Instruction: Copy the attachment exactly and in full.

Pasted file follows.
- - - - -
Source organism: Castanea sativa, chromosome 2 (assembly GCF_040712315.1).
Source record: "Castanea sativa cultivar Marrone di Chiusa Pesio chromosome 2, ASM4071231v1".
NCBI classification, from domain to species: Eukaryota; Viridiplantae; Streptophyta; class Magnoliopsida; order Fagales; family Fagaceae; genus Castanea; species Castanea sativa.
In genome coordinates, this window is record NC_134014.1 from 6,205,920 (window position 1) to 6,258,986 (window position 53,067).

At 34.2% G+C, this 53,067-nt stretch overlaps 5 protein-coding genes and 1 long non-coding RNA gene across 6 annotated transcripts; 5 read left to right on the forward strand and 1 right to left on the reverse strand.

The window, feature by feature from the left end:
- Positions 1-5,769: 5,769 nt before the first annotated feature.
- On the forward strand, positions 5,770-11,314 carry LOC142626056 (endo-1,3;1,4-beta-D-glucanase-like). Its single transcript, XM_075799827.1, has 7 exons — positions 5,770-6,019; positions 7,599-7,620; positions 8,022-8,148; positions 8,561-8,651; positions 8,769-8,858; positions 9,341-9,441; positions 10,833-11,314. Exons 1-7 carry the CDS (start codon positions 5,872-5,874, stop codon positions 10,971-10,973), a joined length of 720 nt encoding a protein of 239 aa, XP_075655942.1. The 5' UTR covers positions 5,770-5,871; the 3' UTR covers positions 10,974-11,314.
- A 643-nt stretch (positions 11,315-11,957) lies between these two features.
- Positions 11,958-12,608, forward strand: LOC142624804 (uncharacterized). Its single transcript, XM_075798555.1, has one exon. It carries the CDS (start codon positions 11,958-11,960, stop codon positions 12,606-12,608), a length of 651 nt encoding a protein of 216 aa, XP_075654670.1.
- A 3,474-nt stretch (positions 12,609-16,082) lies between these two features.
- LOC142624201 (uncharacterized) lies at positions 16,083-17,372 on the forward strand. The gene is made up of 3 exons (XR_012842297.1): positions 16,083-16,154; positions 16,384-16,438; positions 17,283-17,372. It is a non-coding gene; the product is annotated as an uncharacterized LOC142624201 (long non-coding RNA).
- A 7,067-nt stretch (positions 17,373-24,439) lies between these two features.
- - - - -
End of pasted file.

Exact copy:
Source organism: Castanea sativa, chromosome 2 (assembly GCF_040712315.1).
Source record: "Castanea sativa cultivar Marrone di Chiusa Pesio chromosome 2, ASM4071231v1".
NCBI classification, from domain to species: Eukaryota; Viridiplantae; Streptophyta; class Magnoliopsida; order Fagales; family Fagaceae; genus Castanea; species Castanea sativa.
In genome coordinates, this window is record NC_134014.1 from 6,205,920 (window position 1) to 6,258,986 (window position 53,067).

At 34.2% G+C, this 53,067-nt stretch overlaps 5 protein-coding genes and 1 long non-coding RNA gene across 6 annotated transcripts; 5 read left to right on the forward strand and 1 right to left on the reverse strand.

The window, feature by feature from the left end:
- Positions 1-5,769: 5,769 nt before the first annotated feature.
- On the forward strand, positions 5,770-11,314 carry LOC142626056 (endo-1,3;1,4-beta-D-glucanase-like). Its single transcript, XM_075799827.1, has 7 exons — positions 5,770-6,019; positions 7,599-7,620; positions 8,022-8,148; positions 8,561-8,651; positions 8,769-8,858; positions 9,341-9,441; positions 10,833-11,314. Exons 1-7 carry the CDS (start codon positions 5,872-5,874, stop codon positions 10,971-10,973), a joined length of 720 nt encoding a protein of 239 aa, XP_075655942.1. The 5' UTR covers positions 5,770-5,871; the 3' UTR covers positions 10,974-11,314.
- A 643-nt stretch (positions 11,315-11,957) lies between these two features.
- Positions 11,958-12,608, forward strand: LOC142624804 (uncharacterized). Its single transcript, XM_075798555.1, has one exon. It carries the CDS (start codon positions 11,958-11,960, stop codon positions 12,606-12,608), a length of 651 nt encoding a protein of 216 aa, XP_075654670.1.
- A 3,474-nt stretch (positions 12,609-16,082) lies between these two features.
- LOC142624201 (uncharacterized) lies at positions 16,083-17,372 on the forward strand. The gene is made up of 3 exons (XR_012842297.1): positions 16,083-16,154; positions 16,384-16,438; positions 17,283-17,372. It is a non-coding gene; the product is annotated as an uncharacterized LOC142624201 (long non-coding RNA).
- A 7,067-nt stretch (positions 17,373-24,439) lies between these two features.